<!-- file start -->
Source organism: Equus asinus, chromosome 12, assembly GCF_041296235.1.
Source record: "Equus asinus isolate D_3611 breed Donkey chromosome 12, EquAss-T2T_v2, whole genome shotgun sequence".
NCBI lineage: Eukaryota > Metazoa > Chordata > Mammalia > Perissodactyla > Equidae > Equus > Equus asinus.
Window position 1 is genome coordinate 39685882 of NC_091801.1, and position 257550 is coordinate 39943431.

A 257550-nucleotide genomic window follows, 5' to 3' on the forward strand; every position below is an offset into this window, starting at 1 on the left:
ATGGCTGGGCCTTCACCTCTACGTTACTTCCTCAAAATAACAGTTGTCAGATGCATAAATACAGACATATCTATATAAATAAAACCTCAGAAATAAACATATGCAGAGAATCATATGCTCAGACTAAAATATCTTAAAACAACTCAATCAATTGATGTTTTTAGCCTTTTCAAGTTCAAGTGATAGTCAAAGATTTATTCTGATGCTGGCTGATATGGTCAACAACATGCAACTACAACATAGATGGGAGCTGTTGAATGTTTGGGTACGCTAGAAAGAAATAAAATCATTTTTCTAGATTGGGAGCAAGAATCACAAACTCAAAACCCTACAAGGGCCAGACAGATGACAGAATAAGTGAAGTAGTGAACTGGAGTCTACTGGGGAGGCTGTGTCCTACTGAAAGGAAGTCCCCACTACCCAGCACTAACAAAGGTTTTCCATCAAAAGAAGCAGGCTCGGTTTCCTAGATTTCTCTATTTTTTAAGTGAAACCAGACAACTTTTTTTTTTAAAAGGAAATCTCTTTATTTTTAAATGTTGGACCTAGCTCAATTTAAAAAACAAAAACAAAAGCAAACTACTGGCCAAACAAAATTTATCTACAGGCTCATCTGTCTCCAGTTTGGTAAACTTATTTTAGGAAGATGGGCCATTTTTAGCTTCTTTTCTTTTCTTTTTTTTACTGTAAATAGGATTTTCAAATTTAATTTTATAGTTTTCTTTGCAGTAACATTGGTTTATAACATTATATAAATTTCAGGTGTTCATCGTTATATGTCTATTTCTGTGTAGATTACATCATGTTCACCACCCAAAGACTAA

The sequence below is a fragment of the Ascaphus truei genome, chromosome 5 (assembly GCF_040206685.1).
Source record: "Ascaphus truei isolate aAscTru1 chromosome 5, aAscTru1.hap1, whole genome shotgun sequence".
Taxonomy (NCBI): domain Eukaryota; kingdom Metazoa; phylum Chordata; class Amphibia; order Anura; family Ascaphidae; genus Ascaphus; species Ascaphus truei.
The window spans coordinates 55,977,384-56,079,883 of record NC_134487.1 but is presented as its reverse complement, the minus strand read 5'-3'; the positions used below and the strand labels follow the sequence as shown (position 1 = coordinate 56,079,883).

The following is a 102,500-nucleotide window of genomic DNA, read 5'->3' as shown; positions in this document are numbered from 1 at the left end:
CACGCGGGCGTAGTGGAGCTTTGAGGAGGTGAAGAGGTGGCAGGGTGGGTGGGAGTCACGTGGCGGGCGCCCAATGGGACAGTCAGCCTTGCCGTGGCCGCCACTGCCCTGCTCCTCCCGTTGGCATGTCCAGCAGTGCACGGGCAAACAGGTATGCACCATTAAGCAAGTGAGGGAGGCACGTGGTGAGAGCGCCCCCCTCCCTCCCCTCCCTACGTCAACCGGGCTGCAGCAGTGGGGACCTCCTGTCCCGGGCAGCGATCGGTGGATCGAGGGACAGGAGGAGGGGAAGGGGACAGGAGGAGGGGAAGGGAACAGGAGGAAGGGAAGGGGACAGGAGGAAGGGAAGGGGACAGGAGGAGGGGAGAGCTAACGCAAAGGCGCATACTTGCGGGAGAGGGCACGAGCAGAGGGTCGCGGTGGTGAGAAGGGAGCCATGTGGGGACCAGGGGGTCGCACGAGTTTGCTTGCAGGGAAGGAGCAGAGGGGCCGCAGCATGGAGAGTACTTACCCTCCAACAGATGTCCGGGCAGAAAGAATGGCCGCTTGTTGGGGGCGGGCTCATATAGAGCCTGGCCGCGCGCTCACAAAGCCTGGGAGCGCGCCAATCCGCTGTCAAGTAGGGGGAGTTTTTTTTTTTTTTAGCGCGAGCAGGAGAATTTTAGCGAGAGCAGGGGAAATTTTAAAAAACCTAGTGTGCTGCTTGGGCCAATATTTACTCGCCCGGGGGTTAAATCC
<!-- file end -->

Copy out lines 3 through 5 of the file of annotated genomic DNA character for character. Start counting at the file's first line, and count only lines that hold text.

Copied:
NCBI lineage: Eukaryota > Metazoa > Chordata > Mammalia > Perissodactyla > Equidae > Equus > Equus asinus.
Window position 1 is genome coordinate 39685882 of NC_091801.1, and position 257550 is coordinate 39943431.

A 257550-nucleotide genomic window follows, 5' to 3' on the forward strand; every position below is an offset into this window, starting at 1 on the left: